So Long and Thanks for the Mammaries


20140419-071550.jpgI’m writing this sitting in my hospital bed, the night after my breast reduction surgery. I’m still mentally coming to terms with what I’ve done, after a lifetime of overly large breasts and in many ways my breasts have defined part of who I am (just as I was a brunette and am now a blonde). I have only experienced adult life as a large busted woman. This journey of changing my image has been quite quick in some respects. When I joined the waiting list for a reduction I was told to expect to wait 3 years and it’s been only 1 1/2 years, so, I’m not mentally prepared as I only got a weeks notice.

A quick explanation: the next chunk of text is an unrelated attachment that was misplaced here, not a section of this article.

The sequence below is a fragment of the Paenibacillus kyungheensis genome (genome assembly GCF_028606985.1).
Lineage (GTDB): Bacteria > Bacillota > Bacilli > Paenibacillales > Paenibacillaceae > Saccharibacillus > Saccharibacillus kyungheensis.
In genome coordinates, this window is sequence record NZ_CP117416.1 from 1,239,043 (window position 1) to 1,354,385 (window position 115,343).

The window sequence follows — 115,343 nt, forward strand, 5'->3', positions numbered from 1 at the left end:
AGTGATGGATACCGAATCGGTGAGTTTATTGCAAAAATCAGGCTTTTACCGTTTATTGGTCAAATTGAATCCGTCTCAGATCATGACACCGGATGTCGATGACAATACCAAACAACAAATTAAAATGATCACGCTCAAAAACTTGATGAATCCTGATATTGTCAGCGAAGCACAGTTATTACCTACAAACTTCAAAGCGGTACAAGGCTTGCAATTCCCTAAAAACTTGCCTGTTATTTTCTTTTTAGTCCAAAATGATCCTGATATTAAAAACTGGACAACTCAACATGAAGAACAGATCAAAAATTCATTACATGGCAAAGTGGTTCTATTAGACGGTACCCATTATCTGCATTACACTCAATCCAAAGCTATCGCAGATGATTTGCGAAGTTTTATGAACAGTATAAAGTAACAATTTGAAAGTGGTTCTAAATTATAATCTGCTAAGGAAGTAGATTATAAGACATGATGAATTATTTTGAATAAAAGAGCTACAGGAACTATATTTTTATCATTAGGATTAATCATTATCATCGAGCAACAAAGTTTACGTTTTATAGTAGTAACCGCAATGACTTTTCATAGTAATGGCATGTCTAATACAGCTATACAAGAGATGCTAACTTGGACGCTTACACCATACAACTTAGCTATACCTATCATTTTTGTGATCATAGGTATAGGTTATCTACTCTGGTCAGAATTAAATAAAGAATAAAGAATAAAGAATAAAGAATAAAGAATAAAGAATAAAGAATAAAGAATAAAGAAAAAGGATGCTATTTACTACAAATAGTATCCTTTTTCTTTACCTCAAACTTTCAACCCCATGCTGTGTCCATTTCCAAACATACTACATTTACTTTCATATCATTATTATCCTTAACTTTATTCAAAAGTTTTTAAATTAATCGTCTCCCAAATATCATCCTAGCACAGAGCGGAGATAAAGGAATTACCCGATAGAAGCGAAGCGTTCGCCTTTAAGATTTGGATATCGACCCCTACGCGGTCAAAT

Day One:
So far I’m not experiencing much pain, I’m sure due to the excellent pain management available here in hospital. I gave some swelling beside my breasts, under my arms where the drains come out. I’m having difficulty sleeping as I have some anti-deep vein thrombosis contraptions strapped to my legs which constantly inflate and deflate to massage my legs and keeps the blood flowing, but they sure are noisy. Plus I spent the first 7 hours post-surgery asleep as the remaining anaesthetic left my system.

My breasts feel very tight and a bit swollen. If you’ve had kids, it feels a bit like when your milk comes in for the first time. I have a drain tube coming from each breast under my arm to drain any excess fluid and blood which keeps the swelling down.

I’m wearing a elasticised bandage around my torso called a tubi-grip, which will be my bra for the next week til the swelling goes down and the scars can heal a little. It will be soft cup brad only for the next 6 weeks or so.